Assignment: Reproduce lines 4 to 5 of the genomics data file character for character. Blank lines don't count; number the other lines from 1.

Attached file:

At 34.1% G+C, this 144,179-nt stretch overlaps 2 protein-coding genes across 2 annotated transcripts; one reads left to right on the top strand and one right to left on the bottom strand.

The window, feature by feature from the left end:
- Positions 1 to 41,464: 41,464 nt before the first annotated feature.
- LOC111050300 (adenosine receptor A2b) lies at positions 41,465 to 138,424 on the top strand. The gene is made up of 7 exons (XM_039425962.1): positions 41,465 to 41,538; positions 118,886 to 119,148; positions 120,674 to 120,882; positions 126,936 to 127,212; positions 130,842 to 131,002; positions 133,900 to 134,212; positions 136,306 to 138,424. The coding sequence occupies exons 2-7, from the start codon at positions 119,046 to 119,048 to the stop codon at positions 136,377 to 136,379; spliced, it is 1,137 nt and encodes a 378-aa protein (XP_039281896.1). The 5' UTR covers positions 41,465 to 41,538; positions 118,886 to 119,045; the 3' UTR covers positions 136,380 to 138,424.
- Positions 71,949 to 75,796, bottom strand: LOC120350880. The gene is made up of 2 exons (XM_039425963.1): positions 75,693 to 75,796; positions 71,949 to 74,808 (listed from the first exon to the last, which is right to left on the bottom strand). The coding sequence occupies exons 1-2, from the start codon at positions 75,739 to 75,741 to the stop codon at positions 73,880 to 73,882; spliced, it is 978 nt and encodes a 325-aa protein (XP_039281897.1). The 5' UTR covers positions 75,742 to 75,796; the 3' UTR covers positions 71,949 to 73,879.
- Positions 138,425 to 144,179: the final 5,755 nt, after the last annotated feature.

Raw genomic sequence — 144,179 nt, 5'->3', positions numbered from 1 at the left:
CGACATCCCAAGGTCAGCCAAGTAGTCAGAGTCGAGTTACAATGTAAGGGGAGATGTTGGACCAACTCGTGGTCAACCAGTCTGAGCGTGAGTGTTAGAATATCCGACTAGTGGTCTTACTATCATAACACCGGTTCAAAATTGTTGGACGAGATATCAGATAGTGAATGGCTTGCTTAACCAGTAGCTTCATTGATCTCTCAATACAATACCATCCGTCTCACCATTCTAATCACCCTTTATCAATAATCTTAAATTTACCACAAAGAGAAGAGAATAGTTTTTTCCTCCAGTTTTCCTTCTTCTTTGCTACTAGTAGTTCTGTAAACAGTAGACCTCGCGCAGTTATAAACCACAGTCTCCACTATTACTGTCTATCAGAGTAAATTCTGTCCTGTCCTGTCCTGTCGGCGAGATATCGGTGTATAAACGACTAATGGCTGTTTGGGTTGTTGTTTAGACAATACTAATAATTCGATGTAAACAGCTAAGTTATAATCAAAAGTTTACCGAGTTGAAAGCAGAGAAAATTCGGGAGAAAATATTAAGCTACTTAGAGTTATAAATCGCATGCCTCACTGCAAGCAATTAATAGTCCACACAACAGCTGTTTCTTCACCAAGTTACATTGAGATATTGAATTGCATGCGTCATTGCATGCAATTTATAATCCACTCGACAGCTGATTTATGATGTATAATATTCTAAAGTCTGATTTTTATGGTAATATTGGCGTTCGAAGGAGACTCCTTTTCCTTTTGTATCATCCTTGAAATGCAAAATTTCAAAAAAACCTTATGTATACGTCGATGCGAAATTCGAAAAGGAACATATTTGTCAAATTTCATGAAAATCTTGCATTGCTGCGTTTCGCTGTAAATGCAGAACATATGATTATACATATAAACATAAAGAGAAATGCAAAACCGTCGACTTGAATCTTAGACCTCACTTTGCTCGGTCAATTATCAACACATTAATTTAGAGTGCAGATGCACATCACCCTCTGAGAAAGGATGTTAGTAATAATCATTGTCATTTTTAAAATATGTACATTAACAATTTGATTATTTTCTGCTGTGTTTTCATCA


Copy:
- LOC111050300 (adenosine receptor A2b) lies at positions 41,465 to 138,424 on the top strand. The gene is made up of 7 exons (XM_039425962.1): positions 41,465 to 41,538; positions 118,886 to 119,148; positions 120,674 to 120,882; positions 126,936 to 127,212; positions 130,842 to 131,002; positions 133,900 to 134,212; positions 136,306 to 138,424. The coding sequence occupies exons 2-7, from the start codon at positions 119,046 to 119,048 to the stop codon at positions 136,377 to 136,379; spliced, it is 1,137 nt and encodes a 378-aa protein (XP_039281896.1). The 5' UTR covers positions 41,465 to 41,538; positions 118,886 to 119,045; the 3' UTR covers positions 136,380 to 138,424.
- Positions 71,949 to 75,796, bottom strand: LOC120350880. The gene is made up of 2 exons (XM_039425963.1): positions 75,693 to 75,796; positions 71,949 to 74,808 (listed from the first exon to the last, which is right to left on the bottom strand). The coding sequence occupies exons 1-2, from the start codon at positions 75,739 to 75,741 to the stop codon at positions 73,880 to 73,882; spliced, it is 978 nt and encodes a 325-aa protein (XP_039281897.1). The 5' UTR covers positions 75,742 to 75,796; the 3' UTR covers positions 71,949 to 73,879.